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It's pretty trivial to get a moment-generating function from a p.d.f. (provided $\sum e^{tx}f(x)$ isn't too difficult to evaluate), but since moment-generating functions uniquely determine a probability distribution function, is there a way to "back-generate" the p.d.f from the m.g.f.?

Edit: I'm talking about a discrete distribution.

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  • $\begingroup$ Are you dealing with discrete distributions? In general, probability distribution need not have a p.d.f. $\endgroup$
    – Siméon
    Commented Apr 7, 2013 at 0:22

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The question is to inverse a Laplace/Fourier transform. I take the example of a discrete distribution $f(n)$ on the natural numbers with moment-generating-function $$ M(t) = \sum_{n=0}^\infty f(n)e^{nt} $$ with radius of convergence $R \geq 1$. Fourier inversion here is $$ f(n) = \frac{1}{2\pi}\int_0^{2\pi}M(i\theta)e^{-in\theta}\,d\theta $$

If you prefer to stay in the real realm, there is an interesting formula due to Post.

A related formula would be: $$ f(n) = \left.\frac{d^n}{dt^n}M(\log t)\right|_{t=0} $$

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  • $\begingroup$ We haven't learned anything about Fourier transforms. $\endgroup$
    – ithisa
    Commented Apr 7, 2013 at 1:49
  • $\begingroup$ @user54609 If you were in elementary probability theory, there was no way to do it. You had to recognise a given mgf as an mgf of some random variable $\endgroup$
    – BCLC
    Commented Feb 6, 2016 at 7:15
  • $\begingroup$ Siméon, is Post's the same as this one? $\endgroup$
    – BCLC
    Commented Feb 6, 2016 at 7:16
  • $\begingroup$ Would you not use the limit as $t \to 0$ in the final equation, since there is trouble with $f(0)$ since $\log(t)$ at $t=0$ is undefined? $\endgroup$
    – apg
    Commented May 9, 2017 at 10:54
  • $\begingroup$ Why the integration limits here are from $0$ to $2\pi$, instead of from $-\infty$ to $\infty$? Compare with en.wikipedia.org/wiki/…. $\endgroup$
    – a06e
    Commented Apr 2, 2020 at 11:56
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I know that this question is old, but all the answers provided thus far only dealt with the continuous variable cases. In the edit, @user54609 states that he/she was asking how to get the probability distribution of a discrete random variable, and for that case, the answer is surprisingly simple.

The only difference is that it is easier to do what you want using the characteristic function $G(s)$, instead of the moment generating function $E[e^{tx}]$. It is easy to convert between them by looking at the definition of $G(s)$:

$$ G(s) = \sum_{n=0}^{+\infty}p(n)s^{n} $$ where $n$ is the discrete random variable, and $p(n)$ is its probability distribution.Thus, you can convert between $G$ and the m.g.f. by setting $s=e^{t}$.

Now, lets suppose that we know $G(s)$ but not $p(n)$, and we want to find out the functional form of $p(n)$ using what we know about $G(s)$. The way to do that is by evaluating derivatives of $G(s)$ at $s=0$ as:

$$ p(n)=\frac{1}{n!}\left.\frac{d^{n} G(s)}{d s^{n}}\right|_{s=0} $$

For example, the characteristic function of a Poisson distributed random variable is $G(s)=e^{\lambda(s-1)}$. We can recover the probability distribution of the Poisson random variable $n$ as

$$ \frac{1}{n!}\left.\frac{d^{n} G(s)}{d s^{n}}\right|_{s=0}=\left.\frac{\lambda^{n}}{n!}e^{(s-1)\lambda}\right|_{s=0} = \frac{\lambda^{n}}{n!}e^{-\lambda} = p(n) $$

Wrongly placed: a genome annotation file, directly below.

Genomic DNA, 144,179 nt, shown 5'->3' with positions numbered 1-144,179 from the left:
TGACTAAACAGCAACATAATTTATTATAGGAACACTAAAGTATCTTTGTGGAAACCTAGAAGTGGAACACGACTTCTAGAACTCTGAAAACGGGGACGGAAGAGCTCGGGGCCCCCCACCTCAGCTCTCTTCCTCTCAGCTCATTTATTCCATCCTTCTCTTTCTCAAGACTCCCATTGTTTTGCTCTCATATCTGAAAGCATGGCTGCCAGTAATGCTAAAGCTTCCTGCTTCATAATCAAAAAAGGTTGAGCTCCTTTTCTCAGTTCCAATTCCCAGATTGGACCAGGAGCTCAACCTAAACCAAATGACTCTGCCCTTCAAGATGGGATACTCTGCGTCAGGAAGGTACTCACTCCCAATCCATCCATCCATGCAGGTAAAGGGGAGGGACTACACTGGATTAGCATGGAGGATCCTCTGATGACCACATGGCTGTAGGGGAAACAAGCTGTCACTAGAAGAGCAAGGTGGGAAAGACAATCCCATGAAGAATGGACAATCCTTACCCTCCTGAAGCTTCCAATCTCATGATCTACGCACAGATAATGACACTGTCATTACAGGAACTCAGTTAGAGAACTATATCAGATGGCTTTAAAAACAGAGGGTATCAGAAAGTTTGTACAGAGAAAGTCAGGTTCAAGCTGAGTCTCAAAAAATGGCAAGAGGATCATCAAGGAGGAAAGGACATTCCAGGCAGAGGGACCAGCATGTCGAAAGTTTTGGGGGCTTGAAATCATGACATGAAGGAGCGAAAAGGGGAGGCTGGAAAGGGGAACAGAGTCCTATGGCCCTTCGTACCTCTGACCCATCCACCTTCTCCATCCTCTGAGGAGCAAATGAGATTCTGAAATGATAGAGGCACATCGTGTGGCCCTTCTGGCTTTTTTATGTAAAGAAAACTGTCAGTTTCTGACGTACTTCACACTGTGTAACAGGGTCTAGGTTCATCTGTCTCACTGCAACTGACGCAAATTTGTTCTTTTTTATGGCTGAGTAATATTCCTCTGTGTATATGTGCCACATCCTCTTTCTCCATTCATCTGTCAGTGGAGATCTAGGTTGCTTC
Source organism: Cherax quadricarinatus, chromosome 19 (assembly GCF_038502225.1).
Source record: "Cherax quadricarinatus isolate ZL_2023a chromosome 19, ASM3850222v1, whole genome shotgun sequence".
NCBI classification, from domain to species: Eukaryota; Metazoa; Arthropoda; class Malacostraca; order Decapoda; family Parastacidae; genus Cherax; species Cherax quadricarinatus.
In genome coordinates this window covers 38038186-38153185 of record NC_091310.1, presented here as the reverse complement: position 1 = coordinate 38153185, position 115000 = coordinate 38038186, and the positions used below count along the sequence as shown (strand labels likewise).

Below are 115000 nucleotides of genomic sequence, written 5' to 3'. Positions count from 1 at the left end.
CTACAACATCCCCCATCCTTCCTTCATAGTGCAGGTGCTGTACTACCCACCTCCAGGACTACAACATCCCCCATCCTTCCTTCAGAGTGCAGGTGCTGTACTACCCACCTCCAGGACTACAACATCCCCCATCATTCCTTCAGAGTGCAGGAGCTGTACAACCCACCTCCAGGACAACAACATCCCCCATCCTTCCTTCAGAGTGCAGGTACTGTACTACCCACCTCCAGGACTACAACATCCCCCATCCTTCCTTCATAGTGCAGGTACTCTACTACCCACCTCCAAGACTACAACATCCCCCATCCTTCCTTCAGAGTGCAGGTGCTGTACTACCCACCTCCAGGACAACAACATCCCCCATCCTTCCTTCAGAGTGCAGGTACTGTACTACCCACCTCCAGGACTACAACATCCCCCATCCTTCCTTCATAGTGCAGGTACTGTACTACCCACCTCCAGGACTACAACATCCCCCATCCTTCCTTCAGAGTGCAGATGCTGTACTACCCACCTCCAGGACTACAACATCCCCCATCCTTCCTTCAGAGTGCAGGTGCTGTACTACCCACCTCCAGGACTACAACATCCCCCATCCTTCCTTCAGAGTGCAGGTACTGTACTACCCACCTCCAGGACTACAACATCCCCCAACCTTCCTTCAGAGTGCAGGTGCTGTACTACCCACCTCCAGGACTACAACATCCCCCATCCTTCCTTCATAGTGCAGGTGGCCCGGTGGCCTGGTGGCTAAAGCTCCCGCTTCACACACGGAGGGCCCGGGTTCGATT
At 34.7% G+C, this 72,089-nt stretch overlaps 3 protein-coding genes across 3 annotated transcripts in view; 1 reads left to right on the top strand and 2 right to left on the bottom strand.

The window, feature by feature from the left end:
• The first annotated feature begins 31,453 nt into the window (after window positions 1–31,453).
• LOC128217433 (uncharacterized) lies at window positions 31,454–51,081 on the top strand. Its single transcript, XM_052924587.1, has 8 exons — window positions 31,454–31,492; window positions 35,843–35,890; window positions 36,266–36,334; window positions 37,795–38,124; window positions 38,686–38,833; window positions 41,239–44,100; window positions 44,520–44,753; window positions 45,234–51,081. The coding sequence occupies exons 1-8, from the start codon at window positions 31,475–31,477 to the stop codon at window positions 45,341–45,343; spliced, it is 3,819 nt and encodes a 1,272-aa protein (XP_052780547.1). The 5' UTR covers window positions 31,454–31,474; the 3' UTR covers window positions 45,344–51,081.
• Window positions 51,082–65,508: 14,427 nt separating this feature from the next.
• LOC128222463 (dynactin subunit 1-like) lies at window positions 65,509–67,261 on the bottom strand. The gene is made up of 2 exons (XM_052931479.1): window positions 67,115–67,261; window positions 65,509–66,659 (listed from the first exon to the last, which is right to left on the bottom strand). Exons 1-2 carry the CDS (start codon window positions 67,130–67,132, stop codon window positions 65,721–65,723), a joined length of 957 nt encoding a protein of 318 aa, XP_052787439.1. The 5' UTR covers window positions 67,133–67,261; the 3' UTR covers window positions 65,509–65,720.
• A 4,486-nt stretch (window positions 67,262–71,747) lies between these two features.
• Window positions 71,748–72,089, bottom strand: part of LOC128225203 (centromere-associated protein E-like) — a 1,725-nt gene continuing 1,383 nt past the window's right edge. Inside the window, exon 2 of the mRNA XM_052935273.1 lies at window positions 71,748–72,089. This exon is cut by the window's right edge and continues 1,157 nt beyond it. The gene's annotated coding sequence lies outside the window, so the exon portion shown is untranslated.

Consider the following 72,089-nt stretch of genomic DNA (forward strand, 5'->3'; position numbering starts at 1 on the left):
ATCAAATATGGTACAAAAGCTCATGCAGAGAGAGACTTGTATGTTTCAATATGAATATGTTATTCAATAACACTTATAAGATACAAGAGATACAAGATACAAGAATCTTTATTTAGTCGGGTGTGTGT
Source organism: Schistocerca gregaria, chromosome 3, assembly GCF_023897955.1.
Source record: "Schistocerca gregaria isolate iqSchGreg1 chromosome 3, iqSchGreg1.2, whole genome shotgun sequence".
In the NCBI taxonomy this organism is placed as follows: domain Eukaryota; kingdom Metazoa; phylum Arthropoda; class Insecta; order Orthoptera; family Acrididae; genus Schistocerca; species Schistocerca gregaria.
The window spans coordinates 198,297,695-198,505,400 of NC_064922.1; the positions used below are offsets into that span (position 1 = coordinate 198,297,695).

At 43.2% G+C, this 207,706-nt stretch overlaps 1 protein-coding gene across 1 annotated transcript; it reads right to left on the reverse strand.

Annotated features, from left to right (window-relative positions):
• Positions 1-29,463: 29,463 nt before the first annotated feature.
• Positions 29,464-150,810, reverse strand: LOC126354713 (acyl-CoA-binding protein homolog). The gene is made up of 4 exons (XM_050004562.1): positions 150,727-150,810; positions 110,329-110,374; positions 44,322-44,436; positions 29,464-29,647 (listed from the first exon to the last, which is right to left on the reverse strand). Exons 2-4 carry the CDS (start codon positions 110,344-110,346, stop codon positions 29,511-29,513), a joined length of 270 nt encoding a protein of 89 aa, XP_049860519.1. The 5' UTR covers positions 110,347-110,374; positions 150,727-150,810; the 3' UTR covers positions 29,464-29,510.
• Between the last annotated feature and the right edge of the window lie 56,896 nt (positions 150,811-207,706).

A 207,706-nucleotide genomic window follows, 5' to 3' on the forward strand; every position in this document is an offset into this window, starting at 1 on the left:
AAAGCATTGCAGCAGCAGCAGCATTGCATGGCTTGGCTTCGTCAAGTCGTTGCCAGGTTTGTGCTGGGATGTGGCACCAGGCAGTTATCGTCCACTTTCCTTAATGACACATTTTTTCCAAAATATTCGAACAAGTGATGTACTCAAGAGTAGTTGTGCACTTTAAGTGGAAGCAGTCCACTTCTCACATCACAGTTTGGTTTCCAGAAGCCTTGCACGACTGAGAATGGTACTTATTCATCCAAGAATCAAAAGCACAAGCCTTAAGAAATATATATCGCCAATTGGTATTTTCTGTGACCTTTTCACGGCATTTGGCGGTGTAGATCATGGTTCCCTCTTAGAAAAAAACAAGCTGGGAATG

You can ty this with other example distributions, such as the Binomial, whose characteristic function is $G(s)=\left[1+(s-1)p\right]^{N}$ to gain some trust in the method, but it works for all discrete random variables.

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Let $\mathcal{M}(g)(s) = \int_0^{\infty} x^{s-1} g(x) dx$ be the Mellin transform; then the moment-generating function of a smooth enough p.d.f $f$ is given by $\mathcal{M}(f(-\log(x))(-s)$;

so given a nice enough moment-generating function $h(s) = E[e^{sX}] = \int_{-\infty}^{\infty} e^{sx} f(x) dx$, we recover $f$ as $$f(x) = \mathcal{M}^{-1}(h(-s))(-e^x)$$ where $\mathcal{M}^{-1}$ is given by the Mellin inversion theorem: $$\mathcal{M}^{-1}h(x) = \frac{1}{2\pi i}\int_{c - i\infty}^{c + i \infty} x^{-s} h(s) ds$$ for an appropriate real number $c$, where the integral is understood to be along a line in $\mathbb{C}$.

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  • $\begingroup$ We haven't learned anything about Mellin transforms. :P Or how to work with complex numbers in that way. $\endgroup$
    – ithisa
    Commented Apr 7, 2013 at 1:50
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    $\begingroup$ @EricDong I'm not sure you'll be able to do it in a significantly different way. Probably the best thing to do is to use a table. $\endgroup$
    – Cocopuffs
    Commented Apr 7, 2013 at 9:16
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    $\begingroup$ This should work for appropriate discrete functions $f$ as well since piecewise continuity is enough $\endgroup$
    – Cocopuffs
    Commented Apr 7, 2013 at 9:17
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Yes, you can. First, convert your mgf into a characteristic function (i.e. replace $t \rightarrow it$). Next, invert the characteristic function to yield the pdf using an inverse Fourier transform.

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The logarithm of the mgf is known as the cumulant generating function, and it can be used to get quite good approximations of the original density (or probability mass) function via what is known as the saddlepoint approximation, which can be remarkably good. For an exposition and examples see https://stats.stackexchange.com/questions/191492/how-does-saddlepoint-approximation-work/191781#191781

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